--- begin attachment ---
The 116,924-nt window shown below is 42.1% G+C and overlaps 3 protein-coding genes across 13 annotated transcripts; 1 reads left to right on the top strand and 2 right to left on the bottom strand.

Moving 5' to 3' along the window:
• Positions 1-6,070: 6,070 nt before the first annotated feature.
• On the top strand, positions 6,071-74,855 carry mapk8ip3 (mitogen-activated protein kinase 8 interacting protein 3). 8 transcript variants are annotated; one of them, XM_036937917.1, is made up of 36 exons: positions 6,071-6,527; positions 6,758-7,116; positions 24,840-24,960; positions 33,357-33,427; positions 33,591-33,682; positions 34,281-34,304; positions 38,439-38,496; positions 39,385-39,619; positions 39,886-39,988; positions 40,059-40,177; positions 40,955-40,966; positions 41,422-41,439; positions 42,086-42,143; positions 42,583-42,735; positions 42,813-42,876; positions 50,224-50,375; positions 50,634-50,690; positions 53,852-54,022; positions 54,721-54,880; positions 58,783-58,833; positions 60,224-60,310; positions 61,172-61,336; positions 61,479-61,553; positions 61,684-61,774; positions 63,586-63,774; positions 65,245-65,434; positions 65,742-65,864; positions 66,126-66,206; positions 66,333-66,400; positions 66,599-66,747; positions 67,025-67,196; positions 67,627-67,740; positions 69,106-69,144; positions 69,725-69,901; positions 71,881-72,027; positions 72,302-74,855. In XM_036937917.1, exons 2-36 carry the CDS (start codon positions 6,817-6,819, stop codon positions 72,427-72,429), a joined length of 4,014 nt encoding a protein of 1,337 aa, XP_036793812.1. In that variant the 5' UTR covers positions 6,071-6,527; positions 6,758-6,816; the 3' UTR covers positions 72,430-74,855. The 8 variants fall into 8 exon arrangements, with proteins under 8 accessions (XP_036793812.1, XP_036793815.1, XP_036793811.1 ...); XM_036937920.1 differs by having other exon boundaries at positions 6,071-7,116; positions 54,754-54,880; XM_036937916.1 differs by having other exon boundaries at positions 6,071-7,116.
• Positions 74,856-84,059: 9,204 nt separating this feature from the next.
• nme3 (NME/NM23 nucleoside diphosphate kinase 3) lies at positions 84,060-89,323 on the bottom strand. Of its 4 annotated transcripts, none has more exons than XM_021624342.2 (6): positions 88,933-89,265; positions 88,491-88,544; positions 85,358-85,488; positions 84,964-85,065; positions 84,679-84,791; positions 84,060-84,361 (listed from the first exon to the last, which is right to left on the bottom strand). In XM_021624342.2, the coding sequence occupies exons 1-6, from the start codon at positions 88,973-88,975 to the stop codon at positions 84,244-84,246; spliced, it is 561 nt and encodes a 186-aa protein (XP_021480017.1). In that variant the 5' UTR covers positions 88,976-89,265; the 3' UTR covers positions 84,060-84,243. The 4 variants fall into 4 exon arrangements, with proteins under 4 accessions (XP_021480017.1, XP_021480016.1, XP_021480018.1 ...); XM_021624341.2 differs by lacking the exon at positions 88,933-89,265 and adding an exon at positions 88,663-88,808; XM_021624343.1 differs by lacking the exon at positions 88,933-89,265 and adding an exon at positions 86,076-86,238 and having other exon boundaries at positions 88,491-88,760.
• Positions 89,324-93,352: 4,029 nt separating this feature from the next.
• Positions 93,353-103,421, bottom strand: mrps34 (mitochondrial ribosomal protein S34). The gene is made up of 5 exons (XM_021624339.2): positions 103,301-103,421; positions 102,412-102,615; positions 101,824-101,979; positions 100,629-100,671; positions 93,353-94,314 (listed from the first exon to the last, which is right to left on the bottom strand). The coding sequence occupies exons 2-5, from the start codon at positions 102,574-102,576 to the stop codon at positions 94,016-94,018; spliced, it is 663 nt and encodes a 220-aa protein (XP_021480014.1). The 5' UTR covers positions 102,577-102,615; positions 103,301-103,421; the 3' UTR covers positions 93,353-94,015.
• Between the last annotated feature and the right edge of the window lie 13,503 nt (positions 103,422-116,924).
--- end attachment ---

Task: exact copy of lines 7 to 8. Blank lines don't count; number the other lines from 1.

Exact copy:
• Positions 89,324-93,352: 4,029 nt separating this feature from the next.
• Positions 93,353-103,421, bottom strand: mrps34 (mitochondrial ribosomal protein S34). The gene is made up of 5 exons (XM_021624339.2): positions 103,301-103,421; positions 102,412-102,615; positions 101,824-101,979; positions 100,629-100,671; positions 93,353-94,314 (listed from the first exon to the last, which is right to left on the bottom strand). The coding sequence occupies exons 2-5, from the start codon at positions 102,574-102,576 to the stop codon at positions 94,016-94,018; spliced, it is 663 nt and encodes a 220-aa protein (XP_021480014.1). The 5' UTR covers positions 102,577-102,615; positions 103,301-103,421; the 3' UTR covers positions 93,353-94,015.